It is a masterly and fleeting symphony, Beethoven’s tenth that was never written, never composed except here before our eyes. Here one sees and listens to this fulfilled body which satisfies and nourishes itself with forbidden Pleasure. A lone vein of light oscillates over the prints and excites our eyes, a roaring flame, incandescent hair. This nebulous main, does it belong to Red Hair, that emblematic and imaginary heroine, the faithful fighter at Storm’s side? A tempest with ivory legs, muscles tensed and rested like those of a stripped Barbarella. An accomplished warrior, she seems to be in a state of bliss befitting a romantic amazon. Our most stigmatised, disavowed dreams falter in front of the exhibition of the vertiginous pelt, with not one stray hair, a hymn to joy, to abandonment. This striking self-exposure under a blaze of light transmutes the body into a dazzling portrait and makes the corpus sparkle in its erased identity. The secret of feminine anatomy is thus revealed to us. A photographic moment of amorous movement, of assembled flesh and evanescent skin push us to face a confusing eroticism, a true fatal illusion of pale colours that by means of electronic filters create a faded retro perspective. Whether the filters are photographic or amorous, they seduce us, woo us, bewitch us. A mischievous Cokin filter exposes an erotic ritual whose vibrations are as much electroconvulsive as scorching our skin. There is also a Lynchesque cinematographic strangeness, again this frozen moment that seems to tremble with mystery and emotion. Whimsical and nimble, the chains and the strings disappear and it is our desires, our cravings, our fantasies that fasten, attune, tie up, bind, tighten, for conquering and seducing this steadfast body. This astounding body that undulates and sways between earth and air, between air and sea. A delightful levitation sacrifices and exalts the body, pounding it with the personified praise of forgotten idols. As the Etruscan Goddess Thesan, Nathalie de Zan fuses fantasized fertility and an unrestained sexuality like a huntress of invisible wild animals. In such an unrestrained nature, virginity has no place. Aphrodite mates with Persephone and gives birth to a vegetative nature with the most carnal senses. There is magic in these bodies that are suspended, or rather hung, on intangible gallows, by an elusive executioner. This body, at least in the forms of the idol of Bastet, the cat goddess, or Hathor, symbolizes the principles of love, running aground on a beach of smooth sand near Sothis, fertilizing the soil. An assemblage of organs, of anatomic substance, the praise of feminine happiness, a fantasy of the attached self, is subjected to the moods of the evil spirit, masculine and feminine. A body moved and manipulated by order of an invisible and perverse choreographer, raising our most unfathomable questions, our most enduring doubts. Unified forms, mixed with corporeal and fluid abstraction, taking pleasure in an ecclesiastical nudity. In praise of feminine happiness, like an ancient statuette, Poetess and witch of a thousand rainbows, this idol eliminates chastity and becomes a totem, a trophy.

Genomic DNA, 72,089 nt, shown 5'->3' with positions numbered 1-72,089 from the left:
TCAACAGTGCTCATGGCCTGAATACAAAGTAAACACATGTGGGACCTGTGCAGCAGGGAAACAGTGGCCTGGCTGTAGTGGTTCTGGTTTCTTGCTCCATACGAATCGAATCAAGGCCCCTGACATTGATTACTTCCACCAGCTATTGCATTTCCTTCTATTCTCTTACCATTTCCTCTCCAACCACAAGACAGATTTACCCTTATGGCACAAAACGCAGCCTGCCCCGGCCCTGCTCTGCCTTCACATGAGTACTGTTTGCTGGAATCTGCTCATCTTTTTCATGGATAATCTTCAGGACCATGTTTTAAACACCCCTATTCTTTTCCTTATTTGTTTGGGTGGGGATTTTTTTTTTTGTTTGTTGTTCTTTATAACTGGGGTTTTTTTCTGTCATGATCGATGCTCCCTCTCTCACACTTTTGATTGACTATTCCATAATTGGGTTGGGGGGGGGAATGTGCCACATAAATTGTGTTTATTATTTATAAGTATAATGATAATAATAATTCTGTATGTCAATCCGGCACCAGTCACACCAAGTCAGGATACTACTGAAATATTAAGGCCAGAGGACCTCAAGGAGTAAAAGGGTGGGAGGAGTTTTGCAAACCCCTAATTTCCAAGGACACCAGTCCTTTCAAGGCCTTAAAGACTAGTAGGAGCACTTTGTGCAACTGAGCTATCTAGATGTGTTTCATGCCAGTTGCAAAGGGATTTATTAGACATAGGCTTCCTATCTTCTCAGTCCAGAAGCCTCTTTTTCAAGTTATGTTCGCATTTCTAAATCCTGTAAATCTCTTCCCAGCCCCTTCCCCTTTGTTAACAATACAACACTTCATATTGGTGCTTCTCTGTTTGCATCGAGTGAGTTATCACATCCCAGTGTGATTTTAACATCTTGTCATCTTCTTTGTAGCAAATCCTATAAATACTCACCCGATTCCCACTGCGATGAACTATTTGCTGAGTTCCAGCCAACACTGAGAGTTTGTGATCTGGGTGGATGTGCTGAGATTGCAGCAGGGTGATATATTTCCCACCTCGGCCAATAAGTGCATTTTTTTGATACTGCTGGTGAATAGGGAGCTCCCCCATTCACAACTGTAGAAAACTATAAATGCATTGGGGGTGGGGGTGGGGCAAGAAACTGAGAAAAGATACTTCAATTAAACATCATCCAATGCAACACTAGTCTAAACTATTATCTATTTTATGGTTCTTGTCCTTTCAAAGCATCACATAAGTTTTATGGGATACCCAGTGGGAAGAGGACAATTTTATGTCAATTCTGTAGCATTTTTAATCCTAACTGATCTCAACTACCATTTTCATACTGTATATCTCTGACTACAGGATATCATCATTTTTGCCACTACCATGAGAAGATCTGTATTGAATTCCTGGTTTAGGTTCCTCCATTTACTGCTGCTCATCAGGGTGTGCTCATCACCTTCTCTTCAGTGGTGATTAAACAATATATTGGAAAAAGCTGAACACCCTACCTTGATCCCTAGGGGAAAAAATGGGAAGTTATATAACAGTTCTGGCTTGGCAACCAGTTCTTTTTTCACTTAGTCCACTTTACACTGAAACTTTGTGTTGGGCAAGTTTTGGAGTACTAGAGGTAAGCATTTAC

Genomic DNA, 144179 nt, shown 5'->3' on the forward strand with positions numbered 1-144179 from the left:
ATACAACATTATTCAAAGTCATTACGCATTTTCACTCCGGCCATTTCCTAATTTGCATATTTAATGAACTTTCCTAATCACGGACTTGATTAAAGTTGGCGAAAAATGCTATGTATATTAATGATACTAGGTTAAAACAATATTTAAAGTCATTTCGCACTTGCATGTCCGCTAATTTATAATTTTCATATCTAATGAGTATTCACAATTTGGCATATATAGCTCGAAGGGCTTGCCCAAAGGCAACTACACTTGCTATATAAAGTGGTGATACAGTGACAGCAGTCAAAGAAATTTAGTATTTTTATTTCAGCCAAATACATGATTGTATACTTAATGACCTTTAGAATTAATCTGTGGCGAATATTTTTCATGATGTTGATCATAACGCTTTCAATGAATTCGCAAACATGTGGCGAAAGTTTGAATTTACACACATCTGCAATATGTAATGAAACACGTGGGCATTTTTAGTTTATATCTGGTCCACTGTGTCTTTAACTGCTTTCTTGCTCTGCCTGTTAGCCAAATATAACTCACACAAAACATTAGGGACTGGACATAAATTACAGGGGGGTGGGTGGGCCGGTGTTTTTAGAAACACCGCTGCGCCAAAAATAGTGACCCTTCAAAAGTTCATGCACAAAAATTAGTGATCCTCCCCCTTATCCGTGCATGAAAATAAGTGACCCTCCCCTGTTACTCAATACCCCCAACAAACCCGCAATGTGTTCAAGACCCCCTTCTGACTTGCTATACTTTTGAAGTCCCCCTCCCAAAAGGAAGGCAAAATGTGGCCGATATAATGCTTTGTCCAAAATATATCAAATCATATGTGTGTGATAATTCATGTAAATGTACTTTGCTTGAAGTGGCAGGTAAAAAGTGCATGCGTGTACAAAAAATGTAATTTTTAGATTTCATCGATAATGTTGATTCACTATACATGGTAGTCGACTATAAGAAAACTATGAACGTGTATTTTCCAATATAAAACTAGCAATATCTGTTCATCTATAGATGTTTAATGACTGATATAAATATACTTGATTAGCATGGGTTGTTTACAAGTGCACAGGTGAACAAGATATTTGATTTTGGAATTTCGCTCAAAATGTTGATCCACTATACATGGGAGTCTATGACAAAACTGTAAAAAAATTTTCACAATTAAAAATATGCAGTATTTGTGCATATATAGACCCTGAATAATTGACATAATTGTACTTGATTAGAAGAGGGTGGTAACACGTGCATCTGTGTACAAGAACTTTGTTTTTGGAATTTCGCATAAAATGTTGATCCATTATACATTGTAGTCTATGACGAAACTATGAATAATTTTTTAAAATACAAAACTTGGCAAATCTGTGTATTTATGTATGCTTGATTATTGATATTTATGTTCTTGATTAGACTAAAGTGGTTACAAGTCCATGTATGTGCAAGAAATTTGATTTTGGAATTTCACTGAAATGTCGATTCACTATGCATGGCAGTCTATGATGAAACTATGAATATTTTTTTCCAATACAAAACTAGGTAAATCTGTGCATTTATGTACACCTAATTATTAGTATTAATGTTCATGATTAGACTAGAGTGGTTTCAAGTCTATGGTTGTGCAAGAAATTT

The silent pause of the photograph subjugates the model as a liberated slave before a viewer with the master’s gaze, this dominating lover, this Amphitryon philosopher. No possibility of touching or caressing this body suspended from an imaginary gallows. Is it pleasurable? Dominated by action, who enslaves and who subjugates? Who is the slave? The answer is certainly in the top corner vision where the lust of the sculptor, painter, engraver and architect resonates. The pure body with pupils both thoughtful and troubled, it is an indisputable statue, a caryatid of spirited and sumptuous sins, a new allegory of freedom, even though she is suspended… she triumphs.

Sid Poliakov  /  Translation by Carolyne Lee